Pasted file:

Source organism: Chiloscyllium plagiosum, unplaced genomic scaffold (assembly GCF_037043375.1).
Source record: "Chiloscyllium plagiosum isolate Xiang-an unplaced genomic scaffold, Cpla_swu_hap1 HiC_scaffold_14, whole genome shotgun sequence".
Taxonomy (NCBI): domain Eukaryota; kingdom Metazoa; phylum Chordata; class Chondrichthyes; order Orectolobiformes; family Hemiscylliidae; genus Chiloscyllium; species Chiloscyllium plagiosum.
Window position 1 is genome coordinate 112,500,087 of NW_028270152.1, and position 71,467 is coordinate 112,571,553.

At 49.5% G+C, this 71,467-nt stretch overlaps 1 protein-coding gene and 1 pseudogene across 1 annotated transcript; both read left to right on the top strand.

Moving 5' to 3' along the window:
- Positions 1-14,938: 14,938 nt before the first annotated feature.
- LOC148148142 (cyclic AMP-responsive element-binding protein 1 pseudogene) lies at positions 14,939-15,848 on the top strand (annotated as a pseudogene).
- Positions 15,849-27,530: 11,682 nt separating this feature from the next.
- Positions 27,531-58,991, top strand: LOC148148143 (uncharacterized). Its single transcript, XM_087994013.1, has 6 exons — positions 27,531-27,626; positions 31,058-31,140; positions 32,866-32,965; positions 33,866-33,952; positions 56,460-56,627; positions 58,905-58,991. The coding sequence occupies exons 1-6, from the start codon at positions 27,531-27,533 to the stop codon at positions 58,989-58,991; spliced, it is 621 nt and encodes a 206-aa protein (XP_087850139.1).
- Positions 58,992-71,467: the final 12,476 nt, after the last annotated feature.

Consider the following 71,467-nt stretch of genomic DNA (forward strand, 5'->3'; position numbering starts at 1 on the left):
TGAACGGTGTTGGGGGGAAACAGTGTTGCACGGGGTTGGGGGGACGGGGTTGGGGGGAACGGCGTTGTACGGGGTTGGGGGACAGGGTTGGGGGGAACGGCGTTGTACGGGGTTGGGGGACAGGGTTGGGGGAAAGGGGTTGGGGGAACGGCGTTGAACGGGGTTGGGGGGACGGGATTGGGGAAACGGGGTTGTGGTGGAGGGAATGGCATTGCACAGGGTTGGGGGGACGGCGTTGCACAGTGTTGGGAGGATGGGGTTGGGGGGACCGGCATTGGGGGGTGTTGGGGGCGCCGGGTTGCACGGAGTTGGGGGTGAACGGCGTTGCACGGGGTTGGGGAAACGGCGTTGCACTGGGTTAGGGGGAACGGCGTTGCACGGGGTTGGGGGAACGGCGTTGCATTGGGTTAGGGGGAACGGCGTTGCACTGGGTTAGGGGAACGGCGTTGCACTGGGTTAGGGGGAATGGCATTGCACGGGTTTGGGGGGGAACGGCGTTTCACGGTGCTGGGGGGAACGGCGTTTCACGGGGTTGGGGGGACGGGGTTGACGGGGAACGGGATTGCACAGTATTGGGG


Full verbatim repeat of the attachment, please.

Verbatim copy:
Source organism: Chiloscyllium plagiosum, unplaced genomic scaffold (assembly GCF_037043375.1).
Source record: "Chiloscyllium plagiosum isolate Xiang-an unplaced genomic scaffold, Cpla_swu_hap1 HiC_scaffold_14, whole genome shotgun sequence".
Taxonomy (NCBI): domain Eukaryota; kingdom Metazoa; phylum Chordata; class Chondrichthyes; order Orectolobiformes; family Hemiscylliidae; genus Chiloscyllium; species Chiloscyllium plagiosum.
Window position 1 is genome coordinate 112,500,087 of NW_028270152.1, and position 71,467 is coordinate 112,571,553.

At 49.5% G+C, this 71,467-nt stretch overlaps 1 protein-coding gene and 1 pseudogene across 1 annotated transcript; both read left to right on the top strand.

Moving 5' to 3' along the window:
- Positions 1-14,938: 14,938 nt before the first annotated feature.
- LOC148148142 (cyclic AMP-responsive element-binding protein 1 pseudogene) lies at positions 14,939-15,848 on the top strand (annotated as a pseudogene).
- Positions 15,849-27,530: 11,682 nt separating this feature from the next.
- Positions 27,531-58,991, top strand: LOC148148143 (uncharacterized). Its single transcript, XM_087994013.1, has 6 exons — positions 27,531-27,626; positions 31,058-31,140; positions 32,866-32,965; positions 33,866-33,952; positions 56,460-56,627; positions 58,905-58,991. The coding sequence occupies exons 1-6, from the start codon at positions 27,531-27,533 to the stop codon at positions 58,989-58,991; spliced, it is 621 nt and encodes a 206-aa protein (XP_087850139.1).
- Positions 58,992-71,467: the final 12,476 nt, after the last annotated feature.

Consider the following 71,467-nt stretch of genomic DNA (forward strand, 5'->3'; position numbering starts at 1 on the left):
TGAACGGTGTTGGGGGGAAACAGTGTTGCACGGGGTTGGGGGGACGGGGTTGGGGGGAACGGCGTTGTACGGGGTTGGGGGACAGGGTTGGGGGGAACGGCGTTGTACGGGGTTGGGGGACAGGGTTGGGGGAAAGGGGTTGGGGGAACGGCGTTGAACGGGGTTGGGGGGACGGGATTGGGGAAACGGGGTTGTGGTGGAGGGAATGGCATTGCACAGGGTTGGGGGGACGGCGTTGCACAGTGTTGGGAGGATGGGGTTGGGGGGACCGGCATTGGGGGGTGTTGGGGGCGCCGGGTTGCACGGAGTTGGGGGTGAACGGCGTTGCACGGGGTTGGGGAAACGGCGTTGCACTGGGTTAGGGGGAACGGCGTTGCACGGGGTTGGGGGAACGGCGTTGCATTGGGTTAGGGGGAACGGCGTTGCACTGGGTTAGGGGAACGGCGTTGCACTGGGTTAGGGGGAATGGCATTGCACGGGTTTGGGGGGGAACGGCGTTTCACGGTGCTGGGGGGAACGGCGTTTCACGGGGTTGGGGGGACGGGGTTGACGGGGAACGGGATTGCACAGTATTGGGG